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Sunday, February 19, 2017

#Uganda #Electricity distributor quits the business @umeme



Ferdsult Engineering Services Limited (FESL), the company distributing electricity to parts of rural western Uganda has thrown in the towel.

The company says it is expensive to distribute power in such areas.

“One has to drive for long distances to serve one potential customer,” Ferdsult’s planning and finance director, Bonny Kiiza, told the Daily Monitor on Sunday, February 19.

“Our tariff for domestic customers is Shs511 per unit. Umeme’s customers pay Shs696.9. We couldn’t recover our operating costs. So we have decided to quit.”

Mr Kiiza said they have written to the Electricity Regulatory Authority (ERA) to inform ERA that Ferdsult would not renew its license to distribute power in seven districts.

ERA’s Manager Consumer and Public Affairs, John Julius Wandera, affirmed this.

He added that ERA has nominated the Uganda Electricity Distribution Company Limited to take over the distribution network in the FESL’s service areas.

http://nangalama.blogspot.com/2017/02/uganda-electricity-distributor-quits.html

“The nomination is aimed at ensuring continuity of services after termination of the FESL licenses on 28 February,” Mr Wandera said.

FESL’s license to distribute power in Kibaale, Kyenjojo, Rukungiri, Kanungu, Masaka, Rakai, Isingiro districts is due to expire on February 28.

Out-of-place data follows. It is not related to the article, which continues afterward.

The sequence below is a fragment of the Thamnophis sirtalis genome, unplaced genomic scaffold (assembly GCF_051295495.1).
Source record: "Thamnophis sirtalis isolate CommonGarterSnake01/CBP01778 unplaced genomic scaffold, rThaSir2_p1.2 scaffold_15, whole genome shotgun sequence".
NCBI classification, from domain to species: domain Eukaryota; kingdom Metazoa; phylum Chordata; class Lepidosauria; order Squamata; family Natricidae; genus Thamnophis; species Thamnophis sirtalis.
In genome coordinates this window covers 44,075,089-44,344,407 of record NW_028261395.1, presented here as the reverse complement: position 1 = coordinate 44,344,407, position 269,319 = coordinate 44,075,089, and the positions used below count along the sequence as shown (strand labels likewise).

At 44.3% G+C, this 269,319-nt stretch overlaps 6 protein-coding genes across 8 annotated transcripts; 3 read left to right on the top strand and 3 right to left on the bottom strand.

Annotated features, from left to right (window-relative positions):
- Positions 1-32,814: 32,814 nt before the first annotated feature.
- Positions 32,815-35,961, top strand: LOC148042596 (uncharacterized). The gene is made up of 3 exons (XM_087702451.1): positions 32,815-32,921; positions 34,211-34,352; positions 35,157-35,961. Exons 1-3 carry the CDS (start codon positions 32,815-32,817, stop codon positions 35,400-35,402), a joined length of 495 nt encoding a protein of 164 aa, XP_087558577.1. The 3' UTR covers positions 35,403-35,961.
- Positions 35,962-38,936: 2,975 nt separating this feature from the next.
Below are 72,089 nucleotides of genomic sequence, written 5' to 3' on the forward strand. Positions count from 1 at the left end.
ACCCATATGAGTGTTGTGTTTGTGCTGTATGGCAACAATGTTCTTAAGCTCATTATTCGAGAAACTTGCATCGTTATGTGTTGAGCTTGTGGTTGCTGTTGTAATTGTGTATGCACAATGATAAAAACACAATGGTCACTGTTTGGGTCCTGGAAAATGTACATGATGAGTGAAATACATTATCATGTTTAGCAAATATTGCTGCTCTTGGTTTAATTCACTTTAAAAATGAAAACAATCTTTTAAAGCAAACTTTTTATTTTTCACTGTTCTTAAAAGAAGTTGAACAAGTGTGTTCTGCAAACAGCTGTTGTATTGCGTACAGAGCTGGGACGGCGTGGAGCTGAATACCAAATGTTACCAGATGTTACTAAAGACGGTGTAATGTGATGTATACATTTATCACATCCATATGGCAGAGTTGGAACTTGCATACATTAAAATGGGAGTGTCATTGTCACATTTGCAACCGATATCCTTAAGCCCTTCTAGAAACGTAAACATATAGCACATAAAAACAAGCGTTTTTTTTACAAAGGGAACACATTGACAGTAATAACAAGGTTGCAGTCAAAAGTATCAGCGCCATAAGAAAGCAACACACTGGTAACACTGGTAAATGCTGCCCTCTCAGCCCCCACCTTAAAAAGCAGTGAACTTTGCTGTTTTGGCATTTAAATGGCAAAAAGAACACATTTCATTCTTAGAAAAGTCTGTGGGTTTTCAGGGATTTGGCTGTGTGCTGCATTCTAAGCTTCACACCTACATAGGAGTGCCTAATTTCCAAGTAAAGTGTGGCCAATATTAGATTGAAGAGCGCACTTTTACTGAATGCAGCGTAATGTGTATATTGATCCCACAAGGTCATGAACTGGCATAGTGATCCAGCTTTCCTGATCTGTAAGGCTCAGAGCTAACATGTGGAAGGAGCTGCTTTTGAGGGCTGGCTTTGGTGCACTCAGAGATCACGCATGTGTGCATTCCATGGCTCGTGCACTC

The company, according to its agreements, could have applied for a renewal of the license had it wanted to.

That it did not could make those interested in investing in mini or isolated grid projects to think about challenges power utilities.

The government, on the other hand, will have to think of how to increase access to electricity, especially in the rural areas.

Some are already suggesting that besides subsidising the connection costs, the government should also, for the benefit of the peasants in the rural areas, subsidise the end–user tariffs.

Ferdsult’s failure to connect more people to power was largely because its connection fee is high.

The company’s no–pole connection costs Shs1.1 million, of which Shs49, 000 was the inspection fee, Shs492, 000 the capital contribution fee and Shs560, 000 the connection fee.

In comparison, a no-pole connection by Umeme, which distributes 97 per cent of the electricity generated in Uganda, costs Shs147, 000 (Shs49, 000 inspection fee and 98, 000 connection fee).

Mr Kiiza said now the company is exiting the power distribution business, it would focus on treating and selling electricity poles to the distribution companies.

“Power distribution is not the only business we have; we do cage fish farming in Lake Victoria,” Mr Kiiza said.

DAILY MONITOR
Electricity distributor throws in towel

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